Cultural epiphany denied

Friday 30th December, 2022

I have been to a lot of places around the world. I try really hard not to be a travel bore, because travel stories can often come across as outright bragging.

So, let me tell you about a travel story I have!

In another lifetime before children, I used to travel a lot for work for weeks at a time to do system training and implementation. I worked hard long hours, but no one believed me because my Facebook feed was filled with elephants, beaches, mountains, vineyards, theme parks and cocktails. Of course, I didn't post photos of me working at 4am because…who cares?

One such trip took me to Singapore. It was long (6 weeks) and sudden ("can you go this weekend?"), but I was freshly divorced and this was just the kind of spontaneous adventures that I needed.

I do have many boring bragging stories from those 6 weeks in Singapore, but this is not one of them.

As part of the assignment, my colleague and I had to go on a trip to Korea for a few days. I was more than halfway into my Singapore trip, so this sounded like an exciting sub-plot to my adventure.

My colleague and I left Singapore around lunchtime for the 6ish hour flight to Korea. It was dark when we got to Seoul and as we flew in I was mesmerised. Usually when you fly over a city there are a million white and amber lights. In Seoul, the lights are all of the colours of the rainbow. I could practically see Pororo the Penguin shuffling through those spectral streets.

We got to our hotel and I tried so very hard to convince my colleague that we should go out and explore. But it was late, we had another flight early in the morning and he was far more sensible than me. So we had some hotel food and called it a night.

This is where I had the highlight of my journey…my introduction to Korean toilets! From that moment on, my dream has been to have one installed in my house one day. Warm air, heated seat and even gentle music, if you have never used one you won't understand but words cannot describe how amazing they are.

In the morning we flew south to a small airport in a small town with no coloured lights. This was followed by a car journey for what seemed like hours through empty countryside until we reached our destination, a small island with a massive harbour. The hotel was nice, and more importantly my room had a Korean toilet seat installed so despite being travel-weary I was optimistic.

We decided then to go out and explore. To soak up the atmosphere of this place, which I knew would be culturally unlike anywhere else that I had ever been. We walked out of the hotel…and straight into a burger bar. We were too tired to argue with fate, so we had burgers. American burgers. With American fries.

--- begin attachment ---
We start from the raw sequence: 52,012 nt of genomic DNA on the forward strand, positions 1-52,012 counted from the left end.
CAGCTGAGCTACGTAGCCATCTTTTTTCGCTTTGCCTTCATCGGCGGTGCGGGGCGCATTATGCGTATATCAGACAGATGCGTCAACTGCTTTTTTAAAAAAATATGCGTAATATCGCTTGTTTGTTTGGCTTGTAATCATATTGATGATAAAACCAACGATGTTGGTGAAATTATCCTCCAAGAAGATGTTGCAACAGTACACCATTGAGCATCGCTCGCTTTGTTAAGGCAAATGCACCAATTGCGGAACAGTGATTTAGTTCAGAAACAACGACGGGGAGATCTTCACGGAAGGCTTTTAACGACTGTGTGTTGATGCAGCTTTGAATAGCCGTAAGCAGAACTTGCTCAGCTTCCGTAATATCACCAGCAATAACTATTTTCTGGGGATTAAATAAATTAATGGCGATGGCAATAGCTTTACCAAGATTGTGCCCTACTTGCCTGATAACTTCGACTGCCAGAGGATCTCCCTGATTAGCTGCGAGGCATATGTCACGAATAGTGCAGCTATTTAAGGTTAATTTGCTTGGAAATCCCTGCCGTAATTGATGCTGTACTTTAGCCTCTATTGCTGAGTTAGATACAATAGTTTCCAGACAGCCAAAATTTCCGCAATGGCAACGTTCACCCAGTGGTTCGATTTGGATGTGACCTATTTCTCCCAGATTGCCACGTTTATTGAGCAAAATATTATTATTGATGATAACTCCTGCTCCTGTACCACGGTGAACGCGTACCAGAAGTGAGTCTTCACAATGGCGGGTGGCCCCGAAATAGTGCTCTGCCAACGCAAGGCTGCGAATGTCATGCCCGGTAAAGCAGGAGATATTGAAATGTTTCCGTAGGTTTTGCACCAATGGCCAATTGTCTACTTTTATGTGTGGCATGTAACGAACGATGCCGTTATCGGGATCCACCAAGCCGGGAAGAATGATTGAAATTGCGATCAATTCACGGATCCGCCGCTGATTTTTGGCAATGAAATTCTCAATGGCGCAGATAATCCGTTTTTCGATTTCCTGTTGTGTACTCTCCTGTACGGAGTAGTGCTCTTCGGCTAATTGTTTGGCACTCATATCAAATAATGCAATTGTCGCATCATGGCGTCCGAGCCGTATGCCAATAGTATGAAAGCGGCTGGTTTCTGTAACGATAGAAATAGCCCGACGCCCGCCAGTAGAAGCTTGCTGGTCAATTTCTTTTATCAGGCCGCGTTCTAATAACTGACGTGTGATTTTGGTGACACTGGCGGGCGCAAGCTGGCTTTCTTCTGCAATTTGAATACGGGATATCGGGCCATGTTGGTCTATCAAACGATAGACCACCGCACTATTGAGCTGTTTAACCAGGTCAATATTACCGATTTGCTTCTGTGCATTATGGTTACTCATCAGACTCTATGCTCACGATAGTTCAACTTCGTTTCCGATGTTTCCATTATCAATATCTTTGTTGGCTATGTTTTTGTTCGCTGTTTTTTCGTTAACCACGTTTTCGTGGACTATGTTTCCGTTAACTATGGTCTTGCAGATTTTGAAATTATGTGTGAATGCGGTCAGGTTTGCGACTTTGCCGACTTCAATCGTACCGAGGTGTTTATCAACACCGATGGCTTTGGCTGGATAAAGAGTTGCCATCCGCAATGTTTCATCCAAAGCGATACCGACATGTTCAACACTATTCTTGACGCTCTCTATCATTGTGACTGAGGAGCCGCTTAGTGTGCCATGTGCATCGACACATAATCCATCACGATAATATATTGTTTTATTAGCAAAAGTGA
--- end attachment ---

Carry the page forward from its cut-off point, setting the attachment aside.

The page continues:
The next day was a long day at work. We were taken on a field trip to the biggest harbour I have ever seen - the massive ships on the other side looked like ants, or at least like boats for ants. It was one of the most impressive sights I have ever seen, but it wasn't very…Korean.

On one of the evenings there we were taken out to a Korean barbeque restaurant where you selected raw meat from a counter and then cook it yourself in a barbeque in the middle of your "table". It was awesome, but, like the harbour, it could have been anywhere. It was becoming more and more apparent that the whole island existed to service a predominantly western male workforce, who existed to service the harbour.

The pinnacle of this realisation was on a night that happened to be my colleague's birthday. We went out to a few bars, and ordered an array of cocktails and shots with the kind of schoolboy humour names that are hilarious to anyone who has had more than 3 of them. We had a lot more than 3 of them, but it was pretty much like any other work night in Aberdeen. Well, apart from the fact that there were a lot of very friendly ladies everywhere we went.

Apparently at the last of the bars I walked out while my colleague was in the toilet, leaving him to pay while I wandered back to the hotel (I have a homing instinct when I have had too much to drink). He claims that he was momentarily worried, but realised I had made it back safely when he could hear me from his room. I was loudly facetiming another colleague showing him the toilet between fits of hysterics.

Now, that was a really fun night and we still speak of it now, years later. But it was not the enlightening experience that I was hoping for.

When it was time to go, we headed back through the countryside, back through the tiny airport, back over the twinkly pastel rainbow of Seoul. This time we didn't even leave the airport. As we flew away from what will possibly have been my last time in Korea, I felt a sad weight of missed opportunity. Of course, the fact that I had a couple of weeks left in Singapore eased the pain.

I do have many amazing travel stories…about driving the Great Ocean Road in Australia, playing the slots in Vegas, shopping the gold souks of Dubai, throwing Chinese fortune sticks in a temple in Singapore and swimming with tropical fish off the coral coast of Egypt. The thing with amazing travel stories is that a lot of them are only amazing if you were there. For every one of my bragging stories, I have 100 stories where the highlight is a toilet. I bet that the same is true for all of your travel bore friends.

Maybe one day I will go back to Korea and I will have my cultural epiphany. If I do, I will be sure to tell you all about it.

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